Then they read the 20th article of the Governor's instructions, relating to the salary and perquisites to the Comander in Chief, in the absence of the Governor, as also the 86th article of the said instructions, whereby her Majesty reserves to the Governor the colating to benefices, the granting licences for marriages and probate of wills, from whence they inferr'd that the fees for those several services did of right belong to the Governor, and hoped that their lordships wou'd accordingly represent it.
Then Sir Thomas Powys, in his reply, took notice that in the last-mention'd instruction there is no notice taken of fees, but only that the Governor was authorized to grant licences of marriages &c.; and he produced an Act past in Barbadoes, the 21st of October, 1670, for regulating and appointing the fees of the secretary of that island, in which the fees for a licence for marriage, for letters of administration and probate of wills are particularly mention'd.
A letter from the Earl of Dartmouth, of the 21st instant, directing this Board, by her Majesty's order, to write to the Governors of the plantations not to send over any persons for crimes and misdemeanors, without full proof of their guilt, was read; and an answer thereto, signifying that their lordships would immediately write such letters, and inclosing the extract of a letter from the Lord Archibald Hamilton [fo. 195], relating to Mr. Creagh, mentioned in the minutes of the 13th instant, was signed; and the secretary then laying before their lordships the draught of such a letter to the said Governors, the same was agreed, and order'd to be transcrib'd.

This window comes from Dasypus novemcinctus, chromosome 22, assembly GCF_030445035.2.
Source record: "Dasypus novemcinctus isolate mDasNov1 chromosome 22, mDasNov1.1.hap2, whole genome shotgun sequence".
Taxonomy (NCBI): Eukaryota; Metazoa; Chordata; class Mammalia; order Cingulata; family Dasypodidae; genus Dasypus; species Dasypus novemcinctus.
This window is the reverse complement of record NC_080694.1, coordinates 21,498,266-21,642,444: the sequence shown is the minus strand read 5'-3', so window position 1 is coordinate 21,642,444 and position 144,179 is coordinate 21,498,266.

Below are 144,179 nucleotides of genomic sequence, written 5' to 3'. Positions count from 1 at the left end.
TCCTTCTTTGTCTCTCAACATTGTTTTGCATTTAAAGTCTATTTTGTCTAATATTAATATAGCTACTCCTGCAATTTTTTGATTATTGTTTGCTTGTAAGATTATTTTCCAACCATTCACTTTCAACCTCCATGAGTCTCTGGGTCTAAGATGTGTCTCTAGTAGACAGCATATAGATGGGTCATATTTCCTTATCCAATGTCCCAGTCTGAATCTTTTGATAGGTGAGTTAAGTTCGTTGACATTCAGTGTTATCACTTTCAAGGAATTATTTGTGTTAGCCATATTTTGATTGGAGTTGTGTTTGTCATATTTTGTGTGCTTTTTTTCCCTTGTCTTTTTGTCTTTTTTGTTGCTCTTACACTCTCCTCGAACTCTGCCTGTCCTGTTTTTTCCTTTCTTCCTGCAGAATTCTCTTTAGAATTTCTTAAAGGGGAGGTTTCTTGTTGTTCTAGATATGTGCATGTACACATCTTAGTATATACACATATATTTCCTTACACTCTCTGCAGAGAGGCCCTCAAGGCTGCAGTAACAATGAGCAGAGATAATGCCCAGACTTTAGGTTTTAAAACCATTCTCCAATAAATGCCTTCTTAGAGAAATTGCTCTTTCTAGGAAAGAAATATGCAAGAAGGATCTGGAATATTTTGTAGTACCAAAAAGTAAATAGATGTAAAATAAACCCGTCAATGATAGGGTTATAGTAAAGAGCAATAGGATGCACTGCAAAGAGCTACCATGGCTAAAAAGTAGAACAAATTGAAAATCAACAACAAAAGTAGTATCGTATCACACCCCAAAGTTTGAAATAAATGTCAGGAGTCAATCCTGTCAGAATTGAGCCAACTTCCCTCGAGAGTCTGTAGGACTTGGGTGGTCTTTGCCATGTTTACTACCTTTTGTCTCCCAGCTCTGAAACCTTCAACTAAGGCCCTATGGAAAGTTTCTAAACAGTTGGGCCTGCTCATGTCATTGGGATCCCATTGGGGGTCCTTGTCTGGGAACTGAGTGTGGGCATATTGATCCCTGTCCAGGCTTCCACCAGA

Colonel Cleland and Colonel Nicholson, from the Society for Propogating the Gospel in Foreign Parts, attending [fo. 219], an Order of Council, of the 28th July, 1712, upon the petition of Mr. Poyer, clerk in New York, relating to the Governor's instructions about appeals to her Majesty in Council, praying that in causes relating immediately to the Church, an appeal may lye to the Governor and Council there, and to her Majesty and Privy Council here, without any restriction or limitation of the value or summe appealed for, was read; and Colonel Nicholson there-upon said that he thought it would be no disadvantage if that clause of the Governor's instructions relating to appeals were left at large, and not limited in matters which relate to the Crown or to the rights of the Church; and after some further discourse with him thereupon, their lordships agreed to take that matter into consideration at another opportunity.
A referrence from the Lord High Treasurer, upon the petition of the Society for Propagating the Gospel in Foreign Parts [fo. 183, 219], and of William Codrington, esquire, praying for the reversion of the island of Barbuda &c., read the 12th June last, was again read, and also several papers relating thereunto, and their lordships resolved to reconsider that matter.
A memorial from Mr. Micajah Perry and Richard Perry, praying the confirmation of an Act past in Virginia the 7th day of November, 1711, entituled An Act to enable John Custis and Frances his wife to sell a mill with certain lands and negroes, which are entailed on the said Frances by the last will and testament of Daniel Parke, esquire, deceased, for payment of the debts and legacies of the said Daniel (Book of Virginia Laws, No. 4, folio 29), was read; whereupon ordered [fo. 211] that the said Act, as also the said memorial, be sent to Mr. Attorney General for his opinion thereupon in point of law.